Newchurch Village > History > Newchurch in WWII > Advanced Landing Ground

Advanced Landing Ground (ALG) at Newchurch

There were four ALGs built on Romney Marsh as well as others across the South East, but Newchurch was to become one of the most successful and busiest of all. They were temporary airfields built for a possible invasion of France

The site chosen was flat and required little clearing apart from a few trees and the burying of telegraph wires, which was completed early in 1943. The runways were formed with two intersecting strips made with heavy metal mesh (Sommerfeld Track landing strips) laid straight onto the grass. The ground at the Newchurch site was regarded as firm enough for dispersed aircraft so no hardstanding was provided. Originally two blister hangars were built for the servicing of aircraft and later two more were added. Most of the personnel lived in tents on the airfield while the rest lived in local houses.

Two tempests taking off for a sortie over the Caen area.
IWM CH14097.


An RAF ground crew servicing and refuelling a Tempest that had just returned from a patrol over Normandy IWM CH14088

Operational Duties

The first squadrons of Spitfires arrived in July 1943 and were used as escort for American bombers based in East Anglia, but within three months the ALG was closed for upgrading. It re-opened in April 1944 with squadrons of Tempests, Spitfires and Typhoons. These were used for air cover during the ‘D-Day’ landings and later in June 1944 the Tempests were ordered to deal with the new threat of the V1 Flying Bombs (Doodlebugs).

The first Doodlebug shot down by the Newchurch Wing was on 16th June and the final tally shot down by the Newchurch Wing was 638. After months of intense activity, when the threat posed by the V1s had subsided, the Wing were moved on to other duties. In September 1944 the site was returned to agriculture.

Below is a film shot in 1944 showing operations and daily life at Newchurch ALG.  It was almost certainly shot to provide material for the RAF film about the defence against the V1 bomb which can be seen on our V1 page.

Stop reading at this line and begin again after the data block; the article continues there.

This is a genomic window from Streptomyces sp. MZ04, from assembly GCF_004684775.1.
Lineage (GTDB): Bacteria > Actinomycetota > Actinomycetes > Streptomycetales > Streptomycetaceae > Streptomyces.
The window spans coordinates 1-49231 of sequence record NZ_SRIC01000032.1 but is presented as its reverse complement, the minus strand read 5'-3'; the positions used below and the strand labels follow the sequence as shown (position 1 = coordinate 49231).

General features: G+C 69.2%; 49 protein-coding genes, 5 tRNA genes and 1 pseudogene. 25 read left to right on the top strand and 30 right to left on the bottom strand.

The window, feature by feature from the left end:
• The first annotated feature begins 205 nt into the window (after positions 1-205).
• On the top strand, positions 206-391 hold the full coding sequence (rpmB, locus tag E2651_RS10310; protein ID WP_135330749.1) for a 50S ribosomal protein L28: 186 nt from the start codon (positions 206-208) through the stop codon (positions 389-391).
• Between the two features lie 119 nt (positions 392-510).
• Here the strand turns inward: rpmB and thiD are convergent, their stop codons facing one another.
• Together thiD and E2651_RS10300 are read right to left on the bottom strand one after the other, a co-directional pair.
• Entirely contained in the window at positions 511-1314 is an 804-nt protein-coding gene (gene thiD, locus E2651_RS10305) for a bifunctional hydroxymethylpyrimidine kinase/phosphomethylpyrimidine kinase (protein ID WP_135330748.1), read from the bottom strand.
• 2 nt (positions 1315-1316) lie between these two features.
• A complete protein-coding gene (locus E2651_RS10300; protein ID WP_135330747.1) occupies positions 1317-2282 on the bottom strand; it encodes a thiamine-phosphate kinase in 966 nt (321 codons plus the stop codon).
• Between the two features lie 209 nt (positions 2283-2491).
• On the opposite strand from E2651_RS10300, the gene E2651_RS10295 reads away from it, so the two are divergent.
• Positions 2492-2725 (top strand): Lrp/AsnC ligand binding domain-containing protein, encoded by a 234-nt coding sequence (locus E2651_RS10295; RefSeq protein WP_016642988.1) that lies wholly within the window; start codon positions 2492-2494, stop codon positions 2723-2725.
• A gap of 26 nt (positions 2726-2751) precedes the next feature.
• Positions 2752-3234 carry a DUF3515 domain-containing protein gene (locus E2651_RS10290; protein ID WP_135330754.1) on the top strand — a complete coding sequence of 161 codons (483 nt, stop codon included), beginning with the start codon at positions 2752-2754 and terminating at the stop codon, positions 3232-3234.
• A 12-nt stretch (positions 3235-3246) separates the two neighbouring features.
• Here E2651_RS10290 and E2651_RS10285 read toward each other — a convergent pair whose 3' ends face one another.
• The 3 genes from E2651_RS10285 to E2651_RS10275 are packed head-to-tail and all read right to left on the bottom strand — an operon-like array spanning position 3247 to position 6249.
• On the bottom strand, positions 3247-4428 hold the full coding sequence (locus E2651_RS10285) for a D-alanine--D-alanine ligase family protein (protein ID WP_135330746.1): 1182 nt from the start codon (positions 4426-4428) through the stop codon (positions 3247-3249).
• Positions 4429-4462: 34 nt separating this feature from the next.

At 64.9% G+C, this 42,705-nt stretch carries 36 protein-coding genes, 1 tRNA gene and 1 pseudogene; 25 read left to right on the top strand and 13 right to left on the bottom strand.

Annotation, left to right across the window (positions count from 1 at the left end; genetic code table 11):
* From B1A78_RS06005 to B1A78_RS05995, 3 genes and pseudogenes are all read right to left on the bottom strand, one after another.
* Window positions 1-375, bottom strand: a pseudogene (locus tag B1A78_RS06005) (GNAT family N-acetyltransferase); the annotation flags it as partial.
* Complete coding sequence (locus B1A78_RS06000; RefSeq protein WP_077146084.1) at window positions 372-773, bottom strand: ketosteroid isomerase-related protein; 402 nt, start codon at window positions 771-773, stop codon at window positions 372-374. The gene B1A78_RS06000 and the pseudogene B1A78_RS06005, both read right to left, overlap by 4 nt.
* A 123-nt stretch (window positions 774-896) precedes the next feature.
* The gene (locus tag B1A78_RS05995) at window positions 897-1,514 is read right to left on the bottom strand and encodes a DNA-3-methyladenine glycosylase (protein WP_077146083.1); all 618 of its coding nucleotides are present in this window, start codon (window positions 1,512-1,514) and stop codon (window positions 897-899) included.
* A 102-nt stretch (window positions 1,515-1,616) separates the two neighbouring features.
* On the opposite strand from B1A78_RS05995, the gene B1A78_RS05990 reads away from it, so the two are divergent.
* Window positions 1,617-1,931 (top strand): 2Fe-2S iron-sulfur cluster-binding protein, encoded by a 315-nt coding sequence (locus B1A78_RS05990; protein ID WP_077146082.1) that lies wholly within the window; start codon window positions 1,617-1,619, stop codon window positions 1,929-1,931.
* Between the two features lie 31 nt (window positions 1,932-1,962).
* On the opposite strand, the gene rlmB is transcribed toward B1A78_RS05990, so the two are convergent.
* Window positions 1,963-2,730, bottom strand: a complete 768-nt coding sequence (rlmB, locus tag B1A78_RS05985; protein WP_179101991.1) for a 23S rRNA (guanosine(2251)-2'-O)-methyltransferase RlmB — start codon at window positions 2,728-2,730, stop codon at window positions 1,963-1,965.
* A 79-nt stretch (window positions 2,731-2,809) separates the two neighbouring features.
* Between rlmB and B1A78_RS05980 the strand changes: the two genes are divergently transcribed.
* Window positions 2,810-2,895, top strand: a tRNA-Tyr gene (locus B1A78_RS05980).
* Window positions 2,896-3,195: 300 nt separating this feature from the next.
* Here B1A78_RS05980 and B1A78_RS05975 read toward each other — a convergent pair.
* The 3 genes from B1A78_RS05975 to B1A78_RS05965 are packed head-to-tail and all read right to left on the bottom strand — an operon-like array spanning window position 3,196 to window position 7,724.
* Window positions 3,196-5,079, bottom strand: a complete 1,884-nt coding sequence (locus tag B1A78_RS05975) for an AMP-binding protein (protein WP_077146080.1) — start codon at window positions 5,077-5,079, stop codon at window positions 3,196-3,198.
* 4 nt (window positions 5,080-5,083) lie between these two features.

There is no sound.  Source IWM. 

A personal account of life at Newchurch in 1944


Lefty Whitman, pictured above,  was an American who joined the Canadian Airforce in 1941 and was posted to England with No 3 Sqn. He tells a very entertaining story of his time at Newchurch including the little- known visit of The King & Queen and Prime Minister Churchill accompanied by Ernest Hemmingway, John Steinbeck, Ernie Pyle and Edward G. Robinson.
Click here to read more

audrey1.jpgAudrey Hammon was a school girl in Newchurch during WWII.  Here she recalls her memories of the ALG which include; recovering a crashed fighter, a B24 bomber that over-ran the runway and the billeting of two serviceman. listen_button.png


Aerial photograph taken just after the war showing the airfield after it was decommissioned and the ditches re-instated.
Click to see a larger version  Historic England RAF5262 

Drawing courtesy of G. Berry
Of all the aircraft to see service at Newchurch, the Hawker Tempest MkV is probably the most notable. The only single engined fighter capable of catching a V1 flying bomb in level flight it played an important role in the battle against them. To find out everything there is to know about the Tempest, its development, theatres of war, its pilots and much more visit the Hawker Tempest page click here

Many local houses were taken over.  
This is believed to be Brooker Farmhouse.  IWM HU92141

A Memorial for the ALG was unveiled in 2017

Metal detector 'finds' on the site of the ALG


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